The downtown reflects our history and heritage and, in the “theatre district” is a new world-class performing arts centre/art gallery. Our arts, music and culture scene reflects our great northern city with a perfect blend of multi-cultural talent. The new art gallery is modern and a wonderful community space. The Bell Mansion has become our Heritage House and is connected to Bell Park for easy accessibility by tourists and residents alike. The boardwalk on Lake Ramsey has been gently commercialized to allow small, seasonal kiosks that sell souvenirs, ice cream, and local arts and crafts, as well as rent watercraft, an enhancement for both residents and Science North tourists.

The Flour Mill area has transformed itself into one of the coolest neighbourhoods in the city, situated as it is between the downtown and our smaller “power centre” on Notre Dame with a high traffic count. It has enjoyed “une renaissance” and attracts many francophone business owners, boutiques, “terrasses” and francophone musicians and artists. Other neighbourhoods like Gatchell and the Donovan that enjoy a high ethnic population are following suit and becoming tourist attractions in themselves, with wonderful restaurants, festivals, delis and boutiques gathered in one colourful area.

The Adanac ski area is now the jewel of our city, with year round activities, everything from water slides in the summer to snow-tubing in the winter. Not only does it provide enjoyment for residents, but it’s also a profitable tourist park. The new chalet/lodge is a profitable venture, used for everything from business meetings to private parties. The Rotary Park trail is completed and many residents from New Sudbury now bicycle to work in the downtown. The trails are filled with families out for a safe bicycling experience. More and more people are getting out to enjoy sports year-round.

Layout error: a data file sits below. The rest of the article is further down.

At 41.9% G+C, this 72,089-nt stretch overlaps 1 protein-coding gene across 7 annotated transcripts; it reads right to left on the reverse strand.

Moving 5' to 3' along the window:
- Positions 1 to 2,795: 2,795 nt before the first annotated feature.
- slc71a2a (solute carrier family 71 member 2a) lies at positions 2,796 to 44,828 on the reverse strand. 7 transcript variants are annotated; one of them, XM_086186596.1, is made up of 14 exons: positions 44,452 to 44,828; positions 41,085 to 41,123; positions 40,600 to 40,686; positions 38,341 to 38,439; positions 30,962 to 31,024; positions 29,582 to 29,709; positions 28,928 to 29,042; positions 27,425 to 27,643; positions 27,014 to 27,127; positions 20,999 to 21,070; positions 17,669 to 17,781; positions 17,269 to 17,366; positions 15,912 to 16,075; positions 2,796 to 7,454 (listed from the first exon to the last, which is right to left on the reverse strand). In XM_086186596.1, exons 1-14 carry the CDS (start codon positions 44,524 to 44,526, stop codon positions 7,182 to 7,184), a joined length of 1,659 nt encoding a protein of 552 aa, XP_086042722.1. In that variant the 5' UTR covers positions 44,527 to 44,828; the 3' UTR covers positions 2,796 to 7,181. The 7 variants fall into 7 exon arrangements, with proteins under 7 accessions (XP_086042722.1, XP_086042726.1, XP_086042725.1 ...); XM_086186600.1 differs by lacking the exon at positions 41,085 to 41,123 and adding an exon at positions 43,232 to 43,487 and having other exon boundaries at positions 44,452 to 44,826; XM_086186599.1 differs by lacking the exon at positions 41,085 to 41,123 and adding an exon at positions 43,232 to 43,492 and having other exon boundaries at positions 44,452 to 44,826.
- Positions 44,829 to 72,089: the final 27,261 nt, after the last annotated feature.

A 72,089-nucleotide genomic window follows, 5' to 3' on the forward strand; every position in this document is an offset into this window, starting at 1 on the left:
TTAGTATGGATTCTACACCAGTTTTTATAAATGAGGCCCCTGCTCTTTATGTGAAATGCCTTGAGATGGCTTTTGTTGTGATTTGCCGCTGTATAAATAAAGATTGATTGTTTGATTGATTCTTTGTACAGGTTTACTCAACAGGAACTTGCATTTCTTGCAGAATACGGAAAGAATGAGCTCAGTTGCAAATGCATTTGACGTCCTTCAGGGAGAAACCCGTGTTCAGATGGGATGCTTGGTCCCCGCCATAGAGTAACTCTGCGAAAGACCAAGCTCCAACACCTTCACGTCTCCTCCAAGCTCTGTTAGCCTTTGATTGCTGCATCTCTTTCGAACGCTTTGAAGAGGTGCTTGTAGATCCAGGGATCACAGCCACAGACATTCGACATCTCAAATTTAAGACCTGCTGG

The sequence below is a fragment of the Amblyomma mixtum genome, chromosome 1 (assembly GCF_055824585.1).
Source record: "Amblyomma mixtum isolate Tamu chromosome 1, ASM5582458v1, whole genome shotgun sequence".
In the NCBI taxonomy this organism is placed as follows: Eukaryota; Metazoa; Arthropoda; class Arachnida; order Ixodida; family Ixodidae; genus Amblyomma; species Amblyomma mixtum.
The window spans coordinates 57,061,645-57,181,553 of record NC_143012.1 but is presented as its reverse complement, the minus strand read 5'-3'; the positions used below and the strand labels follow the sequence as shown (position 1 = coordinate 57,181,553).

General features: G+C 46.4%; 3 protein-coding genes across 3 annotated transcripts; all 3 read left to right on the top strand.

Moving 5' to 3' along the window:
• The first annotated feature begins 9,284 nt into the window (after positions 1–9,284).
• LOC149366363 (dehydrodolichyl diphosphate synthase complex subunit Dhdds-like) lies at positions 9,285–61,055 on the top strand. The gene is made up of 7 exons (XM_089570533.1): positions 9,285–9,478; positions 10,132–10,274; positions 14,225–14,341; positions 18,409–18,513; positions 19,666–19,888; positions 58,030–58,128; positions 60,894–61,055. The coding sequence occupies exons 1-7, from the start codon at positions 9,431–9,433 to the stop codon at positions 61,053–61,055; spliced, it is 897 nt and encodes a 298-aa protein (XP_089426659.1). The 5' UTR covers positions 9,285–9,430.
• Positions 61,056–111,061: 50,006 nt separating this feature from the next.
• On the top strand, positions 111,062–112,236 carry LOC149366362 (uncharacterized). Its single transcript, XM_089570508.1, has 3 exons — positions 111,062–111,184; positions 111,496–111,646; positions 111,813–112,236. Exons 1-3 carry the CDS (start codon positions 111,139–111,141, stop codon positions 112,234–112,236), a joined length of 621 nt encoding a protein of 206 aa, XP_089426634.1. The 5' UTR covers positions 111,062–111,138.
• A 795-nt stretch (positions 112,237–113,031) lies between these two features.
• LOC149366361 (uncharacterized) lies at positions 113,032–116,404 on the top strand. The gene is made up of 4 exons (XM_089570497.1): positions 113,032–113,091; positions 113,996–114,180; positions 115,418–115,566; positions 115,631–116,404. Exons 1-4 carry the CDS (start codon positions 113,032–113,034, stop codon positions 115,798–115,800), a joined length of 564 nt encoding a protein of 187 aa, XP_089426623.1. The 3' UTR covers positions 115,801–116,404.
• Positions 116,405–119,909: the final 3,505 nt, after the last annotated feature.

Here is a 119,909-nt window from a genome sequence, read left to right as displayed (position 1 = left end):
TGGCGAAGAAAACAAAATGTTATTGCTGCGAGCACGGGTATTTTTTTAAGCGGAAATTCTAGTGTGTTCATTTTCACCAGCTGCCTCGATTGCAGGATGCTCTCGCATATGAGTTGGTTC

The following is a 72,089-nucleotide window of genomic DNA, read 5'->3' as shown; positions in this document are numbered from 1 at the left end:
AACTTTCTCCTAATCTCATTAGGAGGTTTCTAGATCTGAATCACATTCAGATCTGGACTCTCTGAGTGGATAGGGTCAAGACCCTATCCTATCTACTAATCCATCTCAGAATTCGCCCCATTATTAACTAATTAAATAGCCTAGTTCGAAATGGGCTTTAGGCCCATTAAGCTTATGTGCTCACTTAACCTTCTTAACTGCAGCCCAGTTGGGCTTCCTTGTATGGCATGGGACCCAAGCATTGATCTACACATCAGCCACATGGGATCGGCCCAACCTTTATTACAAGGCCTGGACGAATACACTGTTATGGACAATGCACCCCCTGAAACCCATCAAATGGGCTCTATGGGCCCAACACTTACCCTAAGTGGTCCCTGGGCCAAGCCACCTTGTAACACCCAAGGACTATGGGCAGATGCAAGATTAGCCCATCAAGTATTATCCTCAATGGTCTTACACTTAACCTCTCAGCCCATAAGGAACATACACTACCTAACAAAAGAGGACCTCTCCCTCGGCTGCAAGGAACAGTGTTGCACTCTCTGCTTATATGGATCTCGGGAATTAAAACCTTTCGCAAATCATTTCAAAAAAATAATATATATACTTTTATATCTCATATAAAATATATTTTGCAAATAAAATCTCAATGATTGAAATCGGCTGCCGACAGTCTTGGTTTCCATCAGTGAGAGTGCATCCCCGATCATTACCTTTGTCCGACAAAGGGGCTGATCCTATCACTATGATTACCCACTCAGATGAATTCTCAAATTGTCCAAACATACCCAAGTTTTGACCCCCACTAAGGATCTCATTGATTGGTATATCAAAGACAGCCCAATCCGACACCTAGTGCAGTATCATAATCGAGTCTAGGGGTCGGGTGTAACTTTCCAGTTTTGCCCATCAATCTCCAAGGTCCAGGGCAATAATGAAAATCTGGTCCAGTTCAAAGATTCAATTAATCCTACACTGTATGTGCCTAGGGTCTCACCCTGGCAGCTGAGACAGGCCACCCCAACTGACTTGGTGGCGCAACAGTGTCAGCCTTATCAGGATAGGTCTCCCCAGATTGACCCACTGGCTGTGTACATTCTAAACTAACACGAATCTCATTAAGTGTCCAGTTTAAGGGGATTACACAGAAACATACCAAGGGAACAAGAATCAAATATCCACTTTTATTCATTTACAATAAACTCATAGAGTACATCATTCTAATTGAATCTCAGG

With plenty of access to recreational, medical, cultural and shopping facilities, Sudbury is attracting seniors from all across the North who want to enjoy an urban lifestyle. Our Handi-Transit system is the best in Canada and our city is supremely senior-friendly.

The new medical school and hospital are attracting medical professionals from around the world and every single resident enjoys the services of a family doctor. More and more specialists are locating here, too, due to the excellent work of our recruitment program, as well as our research facilities.

Transition hasn’t always been smooth, but each “former town” is now fully harmonized into our greater city and has built on its own strengths to attract visitors and to create wonderful residential communities. There is a lot of pride and it shows everywhere. More than ever, these areas are developing their own vibrant community action networks, neighbours are helping neighbours and participating in beautification and recreational projects in their own backyards.

The young, who have often left to be educated, are now coming back, bringing their expertise with them and realizing that Sudbury is one of the most temperate, safe and friendly cities in Canada- a great place to raise a family. It is a “healthy community” that cares for each and every one of its citizens and provides an environment that gives everyone an opportunity to enjoy an excellent quality of life.

So, do we care what others say about us? No. We are the sons and daughters of miners and pioneers and we are proud of it. We love our rocks and trees and wouldn’t think of leaving this unique lifestyle for the problems of overpopulation, traffic and crime.

We have simply made the decision to build the city we want. It’s not hard. It only takes the will of the people, some organization around a purpose and a common goal. I, for one, am looking forward to my next 996 days.


Lynne Reynolds is a City Councillor in Ward 6.
If you are interested in participating in building your community, you can call your councillor to volunteer. In Ward 6, Lynne’s number is 524-0070.